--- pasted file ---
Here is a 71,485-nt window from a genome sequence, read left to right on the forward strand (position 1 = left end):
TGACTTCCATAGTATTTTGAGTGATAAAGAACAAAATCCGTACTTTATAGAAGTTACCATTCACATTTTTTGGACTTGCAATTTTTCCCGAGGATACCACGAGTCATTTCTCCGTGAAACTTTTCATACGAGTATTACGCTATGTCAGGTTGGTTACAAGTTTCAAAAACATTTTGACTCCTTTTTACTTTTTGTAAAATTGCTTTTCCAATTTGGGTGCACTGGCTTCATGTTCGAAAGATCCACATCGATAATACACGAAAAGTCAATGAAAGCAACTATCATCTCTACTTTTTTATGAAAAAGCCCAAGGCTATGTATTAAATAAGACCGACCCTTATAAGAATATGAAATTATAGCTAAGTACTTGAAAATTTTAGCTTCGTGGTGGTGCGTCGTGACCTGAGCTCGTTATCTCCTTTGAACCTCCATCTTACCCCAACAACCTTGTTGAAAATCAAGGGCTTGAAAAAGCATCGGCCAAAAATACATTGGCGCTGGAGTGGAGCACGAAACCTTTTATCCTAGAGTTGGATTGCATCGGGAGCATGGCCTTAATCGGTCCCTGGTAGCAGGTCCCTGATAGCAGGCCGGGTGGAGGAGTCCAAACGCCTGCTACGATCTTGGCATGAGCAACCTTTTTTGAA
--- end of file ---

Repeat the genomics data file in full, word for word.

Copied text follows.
Here is a 71,485-nt window from a genome sequence, read left to right on the forward strand (position 1 = left end):
TGACTTCCATAGTATTTTGAGTGATAAAGAACAAAATCCGTACTTTATAGAAGTTACCATTCACATTTTTTGGACTTGCAATTTTTCCCGAGGATACCACGAGTCATTTCTCCGTGAAACTTTTCATACGAGTATTACGCTATGTCAGGTTGGTTACAAGTTTCAAAAACATTTTGACTCCTTTTTACTTTTTGTAAAATTGCTTTTCCAATTTGGGTGCACTGGCTTCATGTTCGAAAGATCCACATCGATAATACACGAAAAGTCAATGAAAGCAACTATCATCTCTACTTTTTTATGAAAAAGCCCAAGGCTATGTATTAAATAAGACCGACCCTTATAAGAATATGAAATTATAGCTAAGTACTTGAAAATTTTAGCTTCGTGGTGGTGCGTCGTGACCTGAGCTCGTTATCTCCTTTGAACCTCCATCTTACCCCAACAACCTTGTTGAAAATCAAGGGCTTGAAAAAGCATCGGCCAAAAATACATTGGCGCTGGAGTGGAGCACGAAACCTTTTATCCTAGAGTTGGATTGCATCGGGAGCATGGCCTTAATCGGTCCCTGGTAGCAGGTCCCTGATAGCAGGCCGGGTGGAGGAGTCCAAACGCCTGCTACGATCTTGGCATGAGCAACCTTTTTTGAA